After spending years commuting for nearly two hours a day, I always find it ironic that I stopped doing that right before I first had an iPod. How that would have changed the way I spent that time! Audiobooks, podcasts, smart playlists – the mind reels.
Nowadays, my commute is wonderfully short, so I stick with music (via iPod and an auxiliary line in, of course) in the car, with few exceptions. While I find most podcasts seem to be a very inefficient way of learning about things that I could read about much faster, a real exception to that is the Stratfor podcast.
I first heard about Stratfor in 2003, during the run up to the Iraq war, but I am always surprised how few people I know who have heard of them. Founded by George Friedman in 1996, the firm’s name comes from ‘strategic forecasting’ (yes, it’s a bit forced, I think), and they describe themselves like this:
For the last decade, Stratfor’s expertise in international affairs, public policy, and security has positioned our clients to effectively plan ahead, reduce risk, and identify opportunities essential to their interests. Within our three core practice areas, Stratfor provides a complete and integrated portfolio of services ranging from online subscriptions to custom-tailored consulting projects.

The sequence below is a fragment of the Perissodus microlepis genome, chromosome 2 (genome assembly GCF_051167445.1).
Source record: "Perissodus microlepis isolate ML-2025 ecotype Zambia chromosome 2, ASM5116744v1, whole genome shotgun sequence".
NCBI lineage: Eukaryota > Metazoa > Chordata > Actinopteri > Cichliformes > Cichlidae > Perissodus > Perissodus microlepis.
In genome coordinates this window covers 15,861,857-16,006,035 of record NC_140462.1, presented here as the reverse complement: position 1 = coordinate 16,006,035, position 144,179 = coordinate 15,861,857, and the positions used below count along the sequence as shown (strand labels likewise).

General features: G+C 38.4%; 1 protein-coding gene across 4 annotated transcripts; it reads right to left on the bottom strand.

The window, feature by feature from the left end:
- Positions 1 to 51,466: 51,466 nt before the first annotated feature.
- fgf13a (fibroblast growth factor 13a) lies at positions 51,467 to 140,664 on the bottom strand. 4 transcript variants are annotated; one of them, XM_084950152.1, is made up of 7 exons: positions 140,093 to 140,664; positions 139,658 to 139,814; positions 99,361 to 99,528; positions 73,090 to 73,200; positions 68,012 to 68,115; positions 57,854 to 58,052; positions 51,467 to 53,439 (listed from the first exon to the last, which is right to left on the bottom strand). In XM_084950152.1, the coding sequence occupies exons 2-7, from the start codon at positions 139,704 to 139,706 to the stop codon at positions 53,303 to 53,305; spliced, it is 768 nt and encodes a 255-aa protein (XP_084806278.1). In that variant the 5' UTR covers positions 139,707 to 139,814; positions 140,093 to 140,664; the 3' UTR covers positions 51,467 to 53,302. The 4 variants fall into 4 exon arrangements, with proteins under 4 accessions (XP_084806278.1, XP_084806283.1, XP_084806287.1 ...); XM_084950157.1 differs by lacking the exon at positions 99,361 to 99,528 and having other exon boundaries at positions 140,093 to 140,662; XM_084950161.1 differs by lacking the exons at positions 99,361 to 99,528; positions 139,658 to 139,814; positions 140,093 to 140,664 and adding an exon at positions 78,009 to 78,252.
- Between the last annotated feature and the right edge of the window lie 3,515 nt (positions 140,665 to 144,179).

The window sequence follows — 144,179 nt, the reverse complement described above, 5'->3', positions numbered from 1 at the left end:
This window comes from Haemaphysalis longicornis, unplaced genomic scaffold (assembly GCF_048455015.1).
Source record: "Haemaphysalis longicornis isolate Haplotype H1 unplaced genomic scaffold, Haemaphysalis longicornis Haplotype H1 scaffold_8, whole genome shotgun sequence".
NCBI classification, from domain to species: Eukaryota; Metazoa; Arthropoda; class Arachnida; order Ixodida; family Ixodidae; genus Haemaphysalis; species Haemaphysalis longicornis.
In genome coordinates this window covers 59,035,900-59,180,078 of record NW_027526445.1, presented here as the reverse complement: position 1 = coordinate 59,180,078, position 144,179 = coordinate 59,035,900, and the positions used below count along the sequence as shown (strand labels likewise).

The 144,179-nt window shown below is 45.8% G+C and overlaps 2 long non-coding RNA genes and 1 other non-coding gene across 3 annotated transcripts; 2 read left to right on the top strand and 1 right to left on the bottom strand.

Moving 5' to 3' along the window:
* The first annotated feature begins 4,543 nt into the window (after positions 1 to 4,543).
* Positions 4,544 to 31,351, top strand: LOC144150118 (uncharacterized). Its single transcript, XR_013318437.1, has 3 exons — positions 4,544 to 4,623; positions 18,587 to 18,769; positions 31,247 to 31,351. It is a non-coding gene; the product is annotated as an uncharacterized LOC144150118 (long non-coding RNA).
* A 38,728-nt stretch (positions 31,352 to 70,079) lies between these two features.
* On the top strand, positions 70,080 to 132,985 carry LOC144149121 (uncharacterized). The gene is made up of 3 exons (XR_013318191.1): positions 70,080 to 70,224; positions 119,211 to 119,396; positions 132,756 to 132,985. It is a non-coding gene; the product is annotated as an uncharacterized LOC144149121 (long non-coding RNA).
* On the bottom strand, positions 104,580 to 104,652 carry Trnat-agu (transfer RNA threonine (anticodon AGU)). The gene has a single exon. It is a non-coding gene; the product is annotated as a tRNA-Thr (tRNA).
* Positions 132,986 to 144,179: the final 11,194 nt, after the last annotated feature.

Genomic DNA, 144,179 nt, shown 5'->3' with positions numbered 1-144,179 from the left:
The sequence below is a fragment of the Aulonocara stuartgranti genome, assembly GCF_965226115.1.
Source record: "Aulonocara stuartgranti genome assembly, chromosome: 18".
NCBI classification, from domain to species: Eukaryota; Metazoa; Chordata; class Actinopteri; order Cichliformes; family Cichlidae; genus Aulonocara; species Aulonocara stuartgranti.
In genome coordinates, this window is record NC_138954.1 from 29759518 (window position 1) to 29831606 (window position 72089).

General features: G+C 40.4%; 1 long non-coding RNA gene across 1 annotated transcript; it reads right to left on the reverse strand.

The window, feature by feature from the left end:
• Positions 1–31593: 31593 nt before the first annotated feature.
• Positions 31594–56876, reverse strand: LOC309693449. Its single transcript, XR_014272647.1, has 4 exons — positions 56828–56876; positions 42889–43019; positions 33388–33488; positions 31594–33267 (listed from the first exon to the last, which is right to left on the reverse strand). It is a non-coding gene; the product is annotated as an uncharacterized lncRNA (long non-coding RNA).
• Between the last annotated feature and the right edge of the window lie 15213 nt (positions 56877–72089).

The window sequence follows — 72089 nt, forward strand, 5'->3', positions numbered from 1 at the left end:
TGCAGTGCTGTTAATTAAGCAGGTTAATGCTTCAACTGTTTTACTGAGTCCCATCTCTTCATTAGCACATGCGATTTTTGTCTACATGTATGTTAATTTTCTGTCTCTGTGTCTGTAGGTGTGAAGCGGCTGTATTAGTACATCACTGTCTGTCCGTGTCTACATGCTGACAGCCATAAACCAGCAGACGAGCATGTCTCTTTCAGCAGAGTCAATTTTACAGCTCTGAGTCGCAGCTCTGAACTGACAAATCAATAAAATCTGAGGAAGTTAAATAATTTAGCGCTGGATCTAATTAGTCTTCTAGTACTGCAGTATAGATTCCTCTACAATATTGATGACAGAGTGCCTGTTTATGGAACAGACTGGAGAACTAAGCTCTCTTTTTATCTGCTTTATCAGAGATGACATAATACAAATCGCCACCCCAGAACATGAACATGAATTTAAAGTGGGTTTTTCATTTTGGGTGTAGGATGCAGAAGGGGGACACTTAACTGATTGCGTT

They have all sorts of products that cost all sorts of money, but they also maintain an email list where they send out free essays on a host of topics. The free issues are very well written, but I am so buried in email, I confess to letting them stack up. Since last spring they also distribute a free, daily podcast. Topics range all over the globe, and include a wider range of countries and issues than I would normally follow, so I am often exposed to new things. The firm’s style is pretty apolitical – perhaps I should say realpolitik. By that I mean they focus more on the practicalities of a situation, and less on the agenda of one side or another. For example, I think they are one of the few places in the media where I hear descriptions of Iranian actions that make sense to me.
To subscribe to the podcast, they ask you to register for their free emails, which are well worth your time. I encourage you to do that, although if you know how to Google, you can find their podcast URL with no need of registering. Either way, plunk that URL into iTunes or Google Reader and take a few minutes each day to catch up with the world. Plus, you’ll get a daily dose of Colin Chapman’s droll humor and snappy accent.